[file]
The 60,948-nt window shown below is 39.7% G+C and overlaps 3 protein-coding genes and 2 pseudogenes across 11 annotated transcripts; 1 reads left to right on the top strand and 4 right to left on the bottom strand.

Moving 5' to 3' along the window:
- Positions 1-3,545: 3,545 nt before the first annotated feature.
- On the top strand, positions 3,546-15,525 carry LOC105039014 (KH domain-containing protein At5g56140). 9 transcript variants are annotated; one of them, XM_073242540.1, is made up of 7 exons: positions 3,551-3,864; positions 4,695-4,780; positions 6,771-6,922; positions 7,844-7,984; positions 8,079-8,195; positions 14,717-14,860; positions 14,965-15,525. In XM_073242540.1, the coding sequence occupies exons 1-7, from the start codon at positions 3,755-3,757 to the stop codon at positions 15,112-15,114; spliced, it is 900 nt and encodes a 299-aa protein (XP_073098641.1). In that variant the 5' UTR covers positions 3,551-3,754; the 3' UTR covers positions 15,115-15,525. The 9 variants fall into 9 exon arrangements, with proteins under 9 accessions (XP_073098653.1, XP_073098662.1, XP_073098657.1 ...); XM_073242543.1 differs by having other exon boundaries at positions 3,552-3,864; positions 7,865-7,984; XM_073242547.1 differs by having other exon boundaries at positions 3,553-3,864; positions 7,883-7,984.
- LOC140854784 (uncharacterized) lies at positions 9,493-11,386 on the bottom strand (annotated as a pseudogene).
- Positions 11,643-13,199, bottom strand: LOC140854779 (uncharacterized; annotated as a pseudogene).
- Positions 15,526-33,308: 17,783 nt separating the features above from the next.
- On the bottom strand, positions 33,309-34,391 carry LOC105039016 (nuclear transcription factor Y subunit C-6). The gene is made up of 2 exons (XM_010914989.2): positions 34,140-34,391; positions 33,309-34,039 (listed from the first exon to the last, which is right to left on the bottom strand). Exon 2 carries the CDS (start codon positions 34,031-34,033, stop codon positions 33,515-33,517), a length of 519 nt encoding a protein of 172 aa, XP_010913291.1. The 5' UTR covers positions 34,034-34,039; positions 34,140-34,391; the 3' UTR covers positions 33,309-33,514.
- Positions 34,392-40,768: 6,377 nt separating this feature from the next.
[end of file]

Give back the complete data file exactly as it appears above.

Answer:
The 60,948-nt window shown below is 39.7% G+C and overlaps 3 protein-coding genes and 2 pseudogenes across 11 annotated transcripts; 1 reads left to right on the top strand and 4 right to left on the bottom strand.

Moving 5' to 3' along the window:
- Positions 1-3,545: 3,545 nt before the first annotated feature.
- On the top strand, positions 3,546-15,525 carry LOC105039014 (KH domain-containing protein At5g56140). 9 transcript variants are annotated; one of them, XM_073242540.1, is made up of 7 exons: positions 3,551-3,864; positions 4,695-4,780; positions 6,771-6,922; positions 7,844-7,984; positions 8,079-8,195; positions 14,717-14,860; positions 14,965-15,525. In XM_073242540.1, the coding sequence occupies exons 1-7, from the start codon at positions 3,755-3,757 to the stop codon at positions 15,112-15,114; spliced, it is 900 nt and encodes a 299-aa protein (XP_073098641.1). In that variant the 5' UTR covers positions 3,551-3,754; the 3' UTR covers positions 15,115-15,525. The 9 variants fall into 9 exon arrangements, with proteins under 9 accessions (XP_073098653.1, XP_073098662.1, XP_073098657.1 ...); XM_073242543.1 differs by having other exon boundaries at positions 3,552-3,864; positions 7,865-7,984; XM_073242547.1 differs by having other exon boundaries at positions 3,553-3,864; positions 7,883-7,984.
- LOC140854784 (uncharacterized) lies at positions 9,493-11,386 on the bottom strand (annotated as a pseudogene).
- Positions 11,643-13,199, bottom strand: LOC140854779 (uncharacterized; annotated as a pseudogene).
- Positions 15,526-33,308: 17,783 nt separating the features above from the next.
- On the bottom strand, positions 33,309-34,391 carry LOC105039016 (nuclear transcription factor Y subunit C-6). The gene is made up of 2 exons (XM_010914989.2): positions 34,140-34,391; positions 33,309-34,039 (listed from the first exon to the last, which is right to left on the bottom strand). Exon 2 carries the CDS (start codon positions 34,031-34,033, stop codon positions 33,515-33,517), a length of 519 nt encoding a protein of 172 aa, XP_010913291.1. The 5' UTR covers positions 34,034-34,039; positions 34,140-34,391; the 3' UTR covers positions 33,309-33,514.
- Positions 34,392-40,768: 6,377 nt separating this feature from the next.